The Steilacoom-Anderson Island ferry has its primary ferry landing in Steilacoom. Ferries depart to Ketron Island and Anderson Island and previously McNeil Island. The ferry route is owned and operated by Pierce County. The first ferry went into service on April 1, 1922.
I was lucky to have a little time to myself to explore downtown Edmonds, which is a charming town. I walked down the hill to the ferry landing because I remember going there years ago when I still lived in Texas and seeing sea lions or seals. Let me tell you, it was pretty darn exciting to see something so exotic after the flat inland of Texas! I fell in love with the area.
Brackett’s Landing Park is adjacent to the ferry landing and per the informational sign George Brackett founded Edmonds in 1876. This park was dedicated to him in 1963. In 1970 a 27 acre underwater marine preserve and sanctuary was developed, one of the first on the West Coast. Information about the underwater park is located here http://www.edmondswa.gov/services/education/discovery-programs/edmonds-underwater-park.html The way I understand it, there are a bunch of underwater features, like sunken ships and they can be readily found by divers by following the lines attached to the buoys.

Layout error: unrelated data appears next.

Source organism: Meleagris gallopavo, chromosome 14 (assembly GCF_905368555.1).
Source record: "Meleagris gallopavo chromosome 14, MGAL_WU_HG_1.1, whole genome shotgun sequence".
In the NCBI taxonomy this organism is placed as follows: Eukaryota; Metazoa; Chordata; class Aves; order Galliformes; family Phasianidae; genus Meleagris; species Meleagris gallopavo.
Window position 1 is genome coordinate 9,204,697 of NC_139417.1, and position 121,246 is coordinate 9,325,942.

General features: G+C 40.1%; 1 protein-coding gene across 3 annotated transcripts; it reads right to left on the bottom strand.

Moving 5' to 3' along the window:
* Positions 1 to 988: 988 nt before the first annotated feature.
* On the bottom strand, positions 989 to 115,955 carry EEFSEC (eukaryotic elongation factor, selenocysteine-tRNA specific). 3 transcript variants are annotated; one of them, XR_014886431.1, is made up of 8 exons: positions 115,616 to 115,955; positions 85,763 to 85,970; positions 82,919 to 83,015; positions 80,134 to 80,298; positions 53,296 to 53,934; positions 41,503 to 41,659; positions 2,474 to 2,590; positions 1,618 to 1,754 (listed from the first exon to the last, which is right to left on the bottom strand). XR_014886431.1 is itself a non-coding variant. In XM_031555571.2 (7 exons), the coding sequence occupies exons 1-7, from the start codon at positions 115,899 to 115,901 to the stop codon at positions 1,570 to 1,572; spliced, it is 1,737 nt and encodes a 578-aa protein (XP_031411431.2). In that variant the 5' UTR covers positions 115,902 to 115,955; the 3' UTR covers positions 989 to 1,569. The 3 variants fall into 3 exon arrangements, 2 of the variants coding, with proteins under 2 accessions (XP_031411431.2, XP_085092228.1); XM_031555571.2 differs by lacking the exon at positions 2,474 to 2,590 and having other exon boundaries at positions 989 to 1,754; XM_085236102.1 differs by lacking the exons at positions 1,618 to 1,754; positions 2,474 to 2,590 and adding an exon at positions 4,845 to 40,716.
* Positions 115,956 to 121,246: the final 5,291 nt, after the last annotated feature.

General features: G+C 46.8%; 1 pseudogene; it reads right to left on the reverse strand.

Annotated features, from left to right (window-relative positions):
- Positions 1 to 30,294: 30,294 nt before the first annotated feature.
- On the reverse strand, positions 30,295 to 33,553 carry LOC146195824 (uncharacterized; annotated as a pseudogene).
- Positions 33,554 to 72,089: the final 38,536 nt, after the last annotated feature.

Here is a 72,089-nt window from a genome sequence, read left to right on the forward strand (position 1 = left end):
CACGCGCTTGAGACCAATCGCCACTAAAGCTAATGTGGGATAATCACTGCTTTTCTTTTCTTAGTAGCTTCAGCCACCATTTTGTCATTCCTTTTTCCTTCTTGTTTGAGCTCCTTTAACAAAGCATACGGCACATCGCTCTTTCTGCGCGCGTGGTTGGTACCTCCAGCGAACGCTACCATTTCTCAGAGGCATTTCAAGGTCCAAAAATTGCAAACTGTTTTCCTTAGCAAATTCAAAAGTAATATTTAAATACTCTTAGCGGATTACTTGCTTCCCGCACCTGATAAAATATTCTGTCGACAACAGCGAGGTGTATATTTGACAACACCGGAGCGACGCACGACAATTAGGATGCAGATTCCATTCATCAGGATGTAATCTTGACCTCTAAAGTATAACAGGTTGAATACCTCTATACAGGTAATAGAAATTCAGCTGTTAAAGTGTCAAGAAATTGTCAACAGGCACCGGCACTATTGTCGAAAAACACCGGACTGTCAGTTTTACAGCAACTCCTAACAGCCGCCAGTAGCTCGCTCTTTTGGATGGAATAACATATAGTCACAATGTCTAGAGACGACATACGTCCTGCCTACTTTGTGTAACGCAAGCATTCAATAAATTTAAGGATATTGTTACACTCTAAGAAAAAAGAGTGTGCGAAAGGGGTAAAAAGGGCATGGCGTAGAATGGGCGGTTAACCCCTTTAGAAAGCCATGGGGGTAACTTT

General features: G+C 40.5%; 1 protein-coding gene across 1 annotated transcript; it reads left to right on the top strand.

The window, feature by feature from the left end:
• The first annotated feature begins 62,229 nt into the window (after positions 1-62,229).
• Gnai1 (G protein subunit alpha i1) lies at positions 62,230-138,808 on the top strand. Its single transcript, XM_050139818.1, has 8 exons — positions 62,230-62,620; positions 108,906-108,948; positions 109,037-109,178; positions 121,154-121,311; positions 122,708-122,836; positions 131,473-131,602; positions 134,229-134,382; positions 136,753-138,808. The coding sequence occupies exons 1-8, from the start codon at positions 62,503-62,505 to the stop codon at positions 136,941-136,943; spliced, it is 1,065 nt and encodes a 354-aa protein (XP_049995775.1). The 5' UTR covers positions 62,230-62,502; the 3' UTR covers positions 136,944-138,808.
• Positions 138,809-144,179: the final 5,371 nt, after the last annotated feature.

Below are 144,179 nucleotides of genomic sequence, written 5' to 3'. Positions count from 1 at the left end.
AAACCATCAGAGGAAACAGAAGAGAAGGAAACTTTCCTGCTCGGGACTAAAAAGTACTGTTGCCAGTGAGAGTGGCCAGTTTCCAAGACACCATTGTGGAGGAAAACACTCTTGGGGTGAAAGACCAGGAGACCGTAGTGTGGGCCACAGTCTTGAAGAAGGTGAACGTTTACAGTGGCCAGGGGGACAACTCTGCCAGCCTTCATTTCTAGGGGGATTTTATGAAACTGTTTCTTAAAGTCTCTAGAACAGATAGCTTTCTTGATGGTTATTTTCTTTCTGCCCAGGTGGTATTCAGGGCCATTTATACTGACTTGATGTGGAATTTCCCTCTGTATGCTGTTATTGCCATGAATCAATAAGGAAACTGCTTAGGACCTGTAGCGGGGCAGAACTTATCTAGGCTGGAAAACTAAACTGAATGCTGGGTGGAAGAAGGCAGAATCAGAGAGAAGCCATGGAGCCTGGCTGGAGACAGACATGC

A spring day during spring break, what a gift! So I made my dear daughter on a walk along Dock Street an East D Street (the East D Street Grade Separation Project) to look at the concrete images honoring Washington State Ferry Boats. We walked from Freighthouse Square along East D Street which is elevated over the rail tracks. Along the way are depictions of various ferries and Fire Boat #1. Each one has the general outline of its named boat. It is a nice touch. On Dock Street I stopped to snap the panorama above.
The BC (British Columbia) Ferries in Canada are amazing. Dear daughter, my dad and I took the Spirit of British Columbia Ferry from Tsawwassen (south of Vancouver, BC) to Swatz Bay (on Vancouver Island, north of Victoria). On the way to Victoria we took the Spirit of British Columbia and on the way back we traveled on the Spirit of Vancouver. The photos are of both ships.
While I’ve been on my fair share of ferries, none of have matched these ships for size and style. They hold 410 vehicles (including up to 34 semis) and 2,100 people (passengers and crew). Amenities include Seawest Lounge, Pacific Buffet, Coastal Cafe for hot & cold dishes, Coast Cafe Express for lighter fare, Passages Gift Shop, video arcades, play areas, work/study stations, telephones, elevators, wheelchair-friendly decks and washrooms. The trip took over two hours, allowing time to enjoy the spectacular scenery as we traveled through the San Juan Islands.
The newspaper yesterday talked about how the Kalakala was in danger of sinking because it is taking on water. I had just asked my husband last week if the vintage ferry boat was still at the port. We had gone to see it years ago and hadn’t heard much about it since.